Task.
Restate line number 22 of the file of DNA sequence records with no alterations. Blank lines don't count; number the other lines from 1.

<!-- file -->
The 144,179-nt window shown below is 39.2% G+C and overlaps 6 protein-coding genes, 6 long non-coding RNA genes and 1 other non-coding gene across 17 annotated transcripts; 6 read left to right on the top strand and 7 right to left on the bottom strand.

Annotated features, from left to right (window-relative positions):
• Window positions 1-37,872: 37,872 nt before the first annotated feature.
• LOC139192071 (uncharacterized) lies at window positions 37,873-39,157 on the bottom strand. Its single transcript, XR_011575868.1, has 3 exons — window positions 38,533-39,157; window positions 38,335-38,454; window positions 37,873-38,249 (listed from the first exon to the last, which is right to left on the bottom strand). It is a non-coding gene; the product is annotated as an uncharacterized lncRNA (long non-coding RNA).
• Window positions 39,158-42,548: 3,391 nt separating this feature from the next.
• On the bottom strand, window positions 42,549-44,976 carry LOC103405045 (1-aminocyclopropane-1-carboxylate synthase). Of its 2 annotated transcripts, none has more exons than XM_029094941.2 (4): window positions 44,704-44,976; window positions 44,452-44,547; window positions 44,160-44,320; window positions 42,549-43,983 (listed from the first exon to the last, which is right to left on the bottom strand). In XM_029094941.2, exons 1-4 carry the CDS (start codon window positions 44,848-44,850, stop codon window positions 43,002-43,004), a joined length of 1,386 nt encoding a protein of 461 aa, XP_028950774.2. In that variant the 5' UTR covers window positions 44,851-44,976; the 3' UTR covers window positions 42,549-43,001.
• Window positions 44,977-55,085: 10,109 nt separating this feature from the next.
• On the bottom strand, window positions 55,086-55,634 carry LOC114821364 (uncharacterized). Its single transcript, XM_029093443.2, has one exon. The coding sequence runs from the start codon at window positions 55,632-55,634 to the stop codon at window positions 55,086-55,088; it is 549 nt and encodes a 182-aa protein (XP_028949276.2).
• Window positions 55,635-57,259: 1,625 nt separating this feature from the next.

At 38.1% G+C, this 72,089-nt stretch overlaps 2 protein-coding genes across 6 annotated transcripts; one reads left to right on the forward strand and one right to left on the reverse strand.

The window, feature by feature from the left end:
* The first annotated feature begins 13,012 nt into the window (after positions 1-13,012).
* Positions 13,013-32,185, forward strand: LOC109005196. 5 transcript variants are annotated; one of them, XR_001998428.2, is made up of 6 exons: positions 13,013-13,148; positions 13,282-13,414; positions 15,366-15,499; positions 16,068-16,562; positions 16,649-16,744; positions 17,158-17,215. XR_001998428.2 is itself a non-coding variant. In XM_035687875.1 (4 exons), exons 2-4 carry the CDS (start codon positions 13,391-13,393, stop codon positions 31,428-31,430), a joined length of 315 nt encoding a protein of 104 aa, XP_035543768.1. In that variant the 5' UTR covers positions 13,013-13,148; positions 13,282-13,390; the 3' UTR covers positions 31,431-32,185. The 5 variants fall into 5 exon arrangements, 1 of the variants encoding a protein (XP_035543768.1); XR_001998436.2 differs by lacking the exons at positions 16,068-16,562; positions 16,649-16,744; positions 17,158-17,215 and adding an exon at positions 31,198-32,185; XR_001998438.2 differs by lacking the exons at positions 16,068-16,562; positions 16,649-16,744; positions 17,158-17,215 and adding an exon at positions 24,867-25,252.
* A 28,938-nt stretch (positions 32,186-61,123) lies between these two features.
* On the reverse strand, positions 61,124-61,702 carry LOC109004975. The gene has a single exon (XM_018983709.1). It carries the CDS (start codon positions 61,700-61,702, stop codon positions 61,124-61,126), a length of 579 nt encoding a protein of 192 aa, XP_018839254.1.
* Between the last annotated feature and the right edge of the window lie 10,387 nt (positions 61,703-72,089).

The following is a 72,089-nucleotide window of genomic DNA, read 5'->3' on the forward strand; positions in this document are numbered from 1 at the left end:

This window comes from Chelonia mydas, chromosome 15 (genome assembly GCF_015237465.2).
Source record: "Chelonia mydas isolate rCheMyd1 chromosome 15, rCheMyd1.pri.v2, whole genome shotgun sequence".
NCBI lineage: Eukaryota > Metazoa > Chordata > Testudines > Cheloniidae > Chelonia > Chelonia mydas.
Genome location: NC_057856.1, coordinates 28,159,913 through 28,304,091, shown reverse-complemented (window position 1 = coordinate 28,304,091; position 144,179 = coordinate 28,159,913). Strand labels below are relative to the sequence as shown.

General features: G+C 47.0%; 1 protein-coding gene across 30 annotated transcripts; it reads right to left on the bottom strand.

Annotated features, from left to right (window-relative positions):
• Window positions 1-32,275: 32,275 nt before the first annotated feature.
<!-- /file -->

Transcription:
General features: G+C 47.0%; 1 protein-coding gene across 30 annotated transcripts; it reads right to left on the bottom strand.